elderflower cordial

elderflowers - CopyEvery year I miss elderflower time. I keep reading Fay’s post about making cordial, and when we visited last year we got to taste some of hers and it really was just marvellous, yet each year I forget until it’s too late.

Not this year though!

Although I confess it wasn’t the happy-skippy, carefree summery experience I’d imagined. I spent quite a lot of time battling with nettles and brambles and long grass, reaching and jumping to find the best flowers, and feeling very glad I was wearing trousers rather than the wafty floaty skirt I’d imagined picking elderflowers in.

IMG_4500 (800x600) - CopyI went on my way home from the community allotment, and had forgotten to take my basket (as well as a wafty skirt, I always imagined picking elderflowers with a basket…). But no, I had to make do with a pink string bag. Perfectly cheerful, although quite difficult to get elderflowers into and out of… Basket next time I think.

IMG_4501 - CopyThey really are ever so pretty. Such teeny tiny delicate flowers, and such a glorious summery smell.

IMG_4502 (800x600) - CopyI followed the same instructions as Fay, leaving out the citric acid (I didn’t have any). Having a bit of a mooch around the internet it seems there are two main ways of making elderflower cordial – you can either make a syrup with sugar and water first, then plonk your elderflowers in it, or plonk the elderflowers in water, strain, then make a syrup out of the elderflowery liquid.

I did it the first way round – boiled up sugar and water while I sorted the flowers and encouraged the beasties to leave (I did that bit in the garden). I wasn’t too particular about removing all the stems, as you can see (I much prefer low maintenance activities).

IMG_4503 (800x600) - CopyNot quite so pretty once everything was bundled into one pan together (and you can see I also followed Fay’s advice not to bother zesting the lemons first). I did add an extra lemon because I’d missed the citric acid.

I left everything soaking in the pan overnight with a teatowel over the top, intending to strain it the next day, but then I was poorly so it all got ignored for another day.

Last night I tried to strain it through the tea towel – except the weave was too small and the cordial too thick and it just sat there and wouldn’t soak through at all! I tried just an ordinary seive, which left me with cordial full of bits. Much experimentation and pouring later I had no clean tea towels left and was sticking to the floor (and the table, and my clothes) but I had three lovely bottles of shimmery, summery goodness.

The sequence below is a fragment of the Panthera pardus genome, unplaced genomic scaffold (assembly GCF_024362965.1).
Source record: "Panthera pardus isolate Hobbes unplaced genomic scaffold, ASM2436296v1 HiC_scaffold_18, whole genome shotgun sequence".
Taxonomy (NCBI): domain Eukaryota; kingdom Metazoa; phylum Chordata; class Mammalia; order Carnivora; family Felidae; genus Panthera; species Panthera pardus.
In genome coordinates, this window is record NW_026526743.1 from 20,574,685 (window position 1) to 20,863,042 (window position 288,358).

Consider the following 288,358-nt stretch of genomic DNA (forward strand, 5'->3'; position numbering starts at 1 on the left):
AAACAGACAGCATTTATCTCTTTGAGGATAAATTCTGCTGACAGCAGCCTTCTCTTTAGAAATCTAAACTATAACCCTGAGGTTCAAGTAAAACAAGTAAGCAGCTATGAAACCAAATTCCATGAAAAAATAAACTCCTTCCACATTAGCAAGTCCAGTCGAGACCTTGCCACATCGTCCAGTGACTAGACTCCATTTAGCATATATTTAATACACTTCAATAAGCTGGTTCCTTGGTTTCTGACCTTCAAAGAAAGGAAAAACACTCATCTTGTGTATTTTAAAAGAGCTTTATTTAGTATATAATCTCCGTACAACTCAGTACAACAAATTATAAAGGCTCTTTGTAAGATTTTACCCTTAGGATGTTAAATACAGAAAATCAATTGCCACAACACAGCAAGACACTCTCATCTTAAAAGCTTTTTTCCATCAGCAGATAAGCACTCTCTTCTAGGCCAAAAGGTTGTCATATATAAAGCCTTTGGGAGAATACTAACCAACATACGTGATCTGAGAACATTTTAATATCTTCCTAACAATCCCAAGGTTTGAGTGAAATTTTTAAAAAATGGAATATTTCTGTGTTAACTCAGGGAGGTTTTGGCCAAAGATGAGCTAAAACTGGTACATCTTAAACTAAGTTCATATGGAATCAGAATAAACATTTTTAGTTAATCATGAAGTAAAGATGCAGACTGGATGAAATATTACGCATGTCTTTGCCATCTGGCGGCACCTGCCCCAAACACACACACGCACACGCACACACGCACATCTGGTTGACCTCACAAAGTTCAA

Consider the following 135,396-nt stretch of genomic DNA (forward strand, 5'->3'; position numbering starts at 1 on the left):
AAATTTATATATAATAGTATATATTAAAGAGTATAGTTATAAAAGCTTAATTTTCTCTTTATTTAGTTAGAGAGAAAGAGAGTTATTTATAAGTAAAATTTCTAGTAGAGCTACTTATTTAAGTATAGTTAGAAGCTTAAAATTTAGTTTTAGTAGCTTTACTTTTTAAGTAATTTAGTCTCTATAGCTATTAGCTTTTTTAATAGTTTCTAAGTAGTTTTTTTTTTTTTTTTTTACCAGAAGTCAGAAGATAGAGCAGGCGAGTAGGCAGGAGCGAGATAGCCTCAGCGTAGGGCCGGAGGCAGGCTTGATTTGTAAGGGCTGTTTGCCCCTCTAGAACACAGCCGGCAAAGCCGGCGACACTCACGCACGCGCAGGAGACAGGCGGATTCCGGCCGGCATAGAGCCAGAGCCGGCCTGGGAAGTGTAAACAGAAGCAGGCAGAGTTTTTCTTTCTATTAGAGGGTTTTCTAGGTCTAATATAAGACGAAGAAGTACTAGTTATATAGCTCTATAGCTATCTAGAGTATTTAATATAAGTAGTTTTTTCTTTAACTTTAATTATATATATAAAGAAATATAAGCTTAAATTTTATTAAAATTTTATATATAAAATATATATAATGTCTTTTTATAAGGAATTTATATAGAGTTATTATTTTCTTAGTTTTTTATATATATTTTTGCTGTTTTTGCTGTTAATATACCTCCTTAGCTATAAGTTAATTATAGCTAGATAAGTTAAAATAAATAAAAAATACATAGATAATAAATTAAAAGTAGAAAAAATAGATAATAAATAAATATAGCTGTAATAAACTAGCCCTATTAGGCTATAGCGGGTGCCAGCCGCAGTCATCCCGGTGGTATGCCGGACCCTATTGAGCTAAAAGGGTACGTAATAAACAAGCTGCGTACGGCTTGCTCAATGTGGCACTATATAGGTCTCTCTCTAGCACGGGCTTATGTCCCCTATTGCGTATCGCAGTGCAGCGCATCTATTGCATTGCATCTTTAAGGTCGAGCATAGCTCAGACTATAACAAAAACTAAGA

elderflower cordial (800x600)(It looks much better in real life than in that picture, I promise!)

It’s FAR too sugary even for my sweet tooth, and I suspect it would have been rather better with the citric acid… I’m not sure how much I’ll drink as ordinary cordial…

Fortunately I have many other plans, and will be stirring it into my gooseberry jam, pouring it over ice cream, and drinking it with gin and tonic for a start.

Have you made elderflower cordial? How did you do it? Was it a success?

This entry was posted in in the kitchen, learning new things, look what i made!. Bookmark the permalink.

6 Responses to elderflower cordial

  1. Maria says:

    Mostly unrelated but I have to ask – where did your your cockerel bottle-stopper originate from? only because I grew up in Spain and I remember a similar one…

    Otherwise it sounds like a sticky but tasty activity ๐Ÿ™‚

  2. alderandash says:

    I can sympathise with the sticky mess bit! This year I actually bought a couple of jelly/cordial making muslins, after years of straining the stuff through tea-towels etc – it did help at bit, but there was still plenty of mess! (Found myself sticking slightly to the kitchen floor this morning – did smell nice tho!) I agree, it is very sugary but lovely dilluted down…I blogged about my elderflower-making adventures this year. It involved a lot of clambering…and nettles…no wafty skirts for me either!

    • Funny how the reality differs from the romantic pictures in the magazines! ๐Ÿ˜€ Iโ€™ve taken to adding my cordial to gin and tonic ๐Ÿ˜€ (and I also found 2 bags of citric acid in the cupboard so am going to try adding some at the weekend)

  3. alderandash says:

    Yes… those magazine pics always leave out the wellies and old jeans needed to get through the brambles and nettles, and the sticks and bits of wire/string needed to hook awkward branches. They always seem to have a trug handy, too (rather than the more realistic grotty plastic bag found in the boot of the car!) My Mum used to take us foraging for elderflower, blackberries etc as kids back in the 70s so at least I was a bit prepared for the less ‘wafting about with a trug’ bits of the process!! The end results are always worth it, tho…Cordial + gin and tonic sounds great, I may have to try this!

  4. helen says:

    I have not commented for a long time. We cancelled our internet in October last year and the library’s filter will not even let me log in to my blog. I don’t expect you to remember who I am, as I was mostly a siltent follower of your blog….which I love.

    Couldn’t resist sharing my experience with elderflower cordial….although I much prefer your humorous post to my terribly serious stuffy one….


    I can’t remember how to incorporate all that url into a linky wordy thingy.

    Over ice-cream is my most favourite :)))

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